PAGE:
Art from the past: the foot cast that marks a historical fight to ban landmines

Plaster foot 2

Every month, we dust off a piece of art from the British Red Cross collection to give it the attention it deserves. Our piece this month could be an ordinary keepsake – except for the missing foot.  

The artwork – Feet – was made in the late 1990s, at a time when nearly a quarter of war casualties were landmine victims. It is a simple but moving piece – with a crutch mark pressed into the plaster where a right foot should be.

Mike Whitwam, then director general of the British Red Cross, called the ongoing situation a “humanitarian tragedy”.

He added: “Anti-personnel mines indiscriminately maim and kill 2,000 people a month around the world.” More

Syria: knitting, sewing and weaving an independent life

A woman holds a heart-shaped frame

© Ibrahim Malla/IFRC

How can making a scarf, belt or bag help someone stand on their own feet? Just ask the women learning craft skills at a project in Dwailaa, Syria. The sessions let them support their families and escape some of the pressures of daily life.

All the women have been affected by the country’s crisis. Some have had to flee their homes elsewhere in Syria. Most were struggling to cope, emotionally and financially, when they started the sessions.

Three teachers at the Syrian Arab Red Crescent project pass on skills in knitting, weaving and other crafts, so the women are able to make items for sale. The hours spent learning and creating are also therapeutic, and follow on from sessions where the women are able to talk about the problems they face.

Amal, one of the women taking part, says: “when I have been here, my family say I return home with a smile on my face, I am much happier.” More

Fact check: asylum seekers

© British Red Cross

© British Red Cross

Recent media stories have attacked the government for putting asylum seekers in hotels while they wait for a decision about their claim. The articles claim that too much money is being spent on temporary accommodation.

Several articles have implied the UK is being flooded with asylum seekers. In fact, the country hosts less than one per cent of the world’s refugees.

We want to set the record straight. More

First aid volunteer: ‘there’s nothing like it’

Graham-Baker-BLOG2Having a good laugh one minute, then saving someone’s life in the back of an ambulance the next? Graham Baker lifts the lid on his life as a first aid volunteer.

Whenever you go to a big event, such as a festival, you’ll probably notice there’s always a few first aiders and a couple of ambulances there.

They deal with all the things that can go wrong on a fun day out – heatstroke, too much drink, cuts, bruises – and occasionally real emergencies. More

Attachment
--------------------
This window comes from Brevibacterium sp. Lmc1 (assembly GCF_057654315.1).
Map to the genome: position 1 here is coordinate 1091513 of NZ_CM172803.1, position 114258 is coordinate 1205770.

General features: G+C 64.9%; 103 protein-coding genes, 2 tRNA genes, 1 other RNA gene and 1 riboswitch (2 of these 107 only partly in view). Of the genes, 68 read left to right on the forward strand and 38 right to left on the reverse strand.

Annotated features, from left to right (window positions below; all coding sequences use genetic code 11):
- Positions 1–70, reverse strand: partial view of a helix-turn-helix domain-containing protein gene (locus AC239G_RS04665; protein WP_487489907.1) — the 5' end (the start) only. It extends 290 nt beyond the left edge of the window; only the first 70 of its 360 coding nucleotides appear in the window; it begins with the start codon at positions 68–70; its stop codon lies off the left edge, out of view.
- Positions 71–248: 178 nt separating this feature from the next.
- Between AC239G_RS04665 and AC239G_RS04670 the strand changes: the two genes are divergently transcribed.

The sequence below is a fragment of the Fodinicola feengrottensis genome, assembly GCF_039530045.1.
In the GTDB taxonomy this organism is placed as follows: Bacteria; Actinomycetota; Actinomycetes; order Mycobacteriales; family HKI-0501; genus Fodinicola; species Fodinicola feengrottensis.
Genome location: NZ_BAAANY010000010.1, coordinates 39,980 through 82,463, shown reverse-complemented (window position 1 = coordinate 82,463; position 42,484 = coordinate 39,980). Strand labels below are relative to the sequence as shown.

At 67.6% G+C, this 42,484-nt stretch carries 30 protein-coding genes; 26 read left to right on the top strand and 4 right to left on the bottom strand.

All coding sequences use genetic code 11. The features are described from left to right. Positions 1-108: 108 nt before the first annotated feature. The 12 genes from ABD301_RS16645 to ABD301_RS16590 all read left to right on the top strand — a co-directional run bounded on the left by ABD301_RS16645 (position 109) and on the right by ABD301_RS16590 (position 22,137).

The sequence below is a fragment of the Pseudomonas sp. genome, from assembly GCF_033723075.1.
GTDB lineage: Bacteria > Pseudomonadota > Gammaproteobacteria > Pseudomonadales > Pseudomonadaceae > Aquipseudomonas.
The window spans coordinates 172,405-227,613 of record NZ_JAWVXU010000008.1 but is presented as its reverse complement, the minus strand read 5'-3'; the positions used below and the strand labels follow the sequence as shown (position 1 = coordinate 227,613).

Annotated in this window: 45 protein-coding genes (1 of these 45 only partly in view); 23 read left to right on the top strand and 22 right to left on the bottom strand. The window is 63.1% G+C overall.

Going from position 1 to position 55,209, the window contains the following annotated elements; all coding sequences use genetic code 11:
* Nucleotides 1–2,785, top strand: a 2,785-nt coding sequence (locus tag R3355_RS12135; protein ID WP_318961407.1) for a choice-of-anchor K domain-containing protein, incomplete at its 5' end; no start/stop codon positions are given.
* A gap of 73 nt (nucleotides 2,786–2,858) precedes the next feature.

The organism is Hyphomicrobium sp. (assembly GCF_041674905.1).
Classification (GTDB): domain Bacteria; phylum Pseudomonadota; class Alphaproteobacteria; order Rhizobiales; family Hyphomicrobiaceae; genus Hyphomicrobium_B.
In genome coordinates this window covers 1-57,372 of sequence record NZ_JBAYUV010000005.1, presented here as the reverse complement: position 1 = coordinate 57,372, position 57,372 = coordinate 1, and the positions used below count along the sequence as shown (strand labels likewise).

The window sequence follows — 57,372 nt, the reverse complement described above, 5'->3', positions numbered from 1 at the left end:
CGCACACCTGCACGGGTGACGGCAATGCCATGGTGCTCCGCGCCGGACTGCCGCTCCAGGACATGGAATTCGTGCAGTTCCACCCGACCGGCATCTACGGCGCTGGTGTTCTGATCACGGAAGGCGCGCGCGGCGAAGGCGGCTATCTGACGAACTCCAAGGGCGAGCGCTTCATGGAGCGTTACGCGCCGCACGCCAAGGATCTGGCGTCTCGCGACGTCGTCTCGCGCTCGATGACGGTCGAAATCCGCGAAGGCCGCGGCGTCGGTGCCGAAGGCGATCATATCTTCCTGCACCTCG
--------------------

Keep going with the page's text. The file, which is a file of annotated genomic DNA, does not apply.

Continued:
Sulaf’s story: the battle to stay healthy in Syria

© Ibrahim Malla/IFRC

© Ibrahim Malla/IFRC

When you think of the health risks posed by Syria’s conflict, you probably picture dramatic injuries caused by bullets and bombs. But many people are struggling to cope with long-term conditions. Across Syria, people face pain and danger as health services collapse. 

Teenager Sulaf and her 7-year-old sister Hiba are waiting at the Syrian Arab Red Crescent (SARC) children’s clinic in Dwailaa, Rural Damascus. The girls are diabetic, and waiting to get their insulin.

Sulaf, 15, has been having problems with her eyesight too, and her family are concerned. Then the girls’ mother is given some shocking news.  She says: “The doctor said that Sulaf’s optic nerve is damaged, and the cause is the high degree of her diabetes”. More

Changing lives in the Balkans after floods

Near Brcko district,  Bosnia and Herzegovina, two weeks after the floods -  ©IFRC/Nicole Robicheau

Near Brcko district, Bosnia and Herzegovina, two weeks after the floods – ©IFRC/Nicole Robicheau

Having never visited or worked in Bosnia and Herzegovina, I’d always associated the Balkan nation with the Bosnian war during the mid-1990s and the horrific events of Srebrenica.

Yet this is a remarkable country. It boasts rolling green hills, a diverse culture, a rich history, a wonderful cuisine and an extremely hospitable population.

Bosnians speak proudly of their natural resources, including the abundance of clean water. The very thought of purchasing bottled water is simply not up for discussion.

In May, however, the famous rivers of the Sava, Drina and Bosna caused havoc. They normally wind their way through the country providing much needed natural irrigation to agriculture, but on this occasion they burst their banks following unprecedented rainfall.

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Young Muslims reach dizzy new heights for charity

Three Peaks Challenge finish

How does it feel to scale three mountains in a row? Dr Aziz Hafiz knows the answer. This year, he had to get a group of young Muslims fit and ready for their biggest-ever fitness challenge…

Aziz is vice-president of AMYA, Britain’s largest and oldest Muslim youth association – and proud chair of its hiking club.

The group always takes on an annual challenge for charity. But so many people wanted to do the Three Peaks Challenge this year – hiking Ben Nevis, Scafell Pike and Snowdon – that he had to turn some away.

“Everyone was so excited,” Aziz tells me. “But it didn’t go exactly to plan.”

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